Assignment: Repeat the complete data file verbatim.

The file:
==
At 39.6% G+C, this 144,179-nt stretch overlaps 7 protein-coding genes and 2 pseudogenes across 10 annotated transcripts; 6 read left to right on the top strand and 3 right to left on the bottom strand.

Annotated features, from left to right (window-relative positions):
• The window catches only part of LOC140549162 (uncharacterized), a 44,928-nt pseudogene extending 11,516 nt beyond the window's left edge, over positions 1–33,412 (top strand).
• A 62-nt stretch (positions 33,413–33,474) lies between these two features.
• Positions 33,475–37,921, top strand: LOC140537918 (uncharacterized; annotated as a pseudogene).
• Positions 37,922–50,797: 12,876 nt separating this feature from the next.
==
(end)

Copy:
At 39.6% G+C, this 144,179-nt stretch overlaps 7 protein-coding genes and 2 pseudogenes across 10 annotated transcripts; 6 read left to right on the top strand and 3 right to left on the bottom strand.

Annotated features, from left to right (window-relative positions):
• The window catches only part of LOC140549162 (uncharacterized), a 44,928-nt pseudogene extending 11,516 nt beyond the window's left edge, over positions 1–33,412 (top strand).
• A 62-nt stretch (positions 33,413–33,474) lies between these two features.
• Positions 33,475–37,921, top strand: LOC140537918 (uncharacterized; annotated as a pseudogene).
• Positions 37,922–50,797: 12,876 nt separating this feature from the next.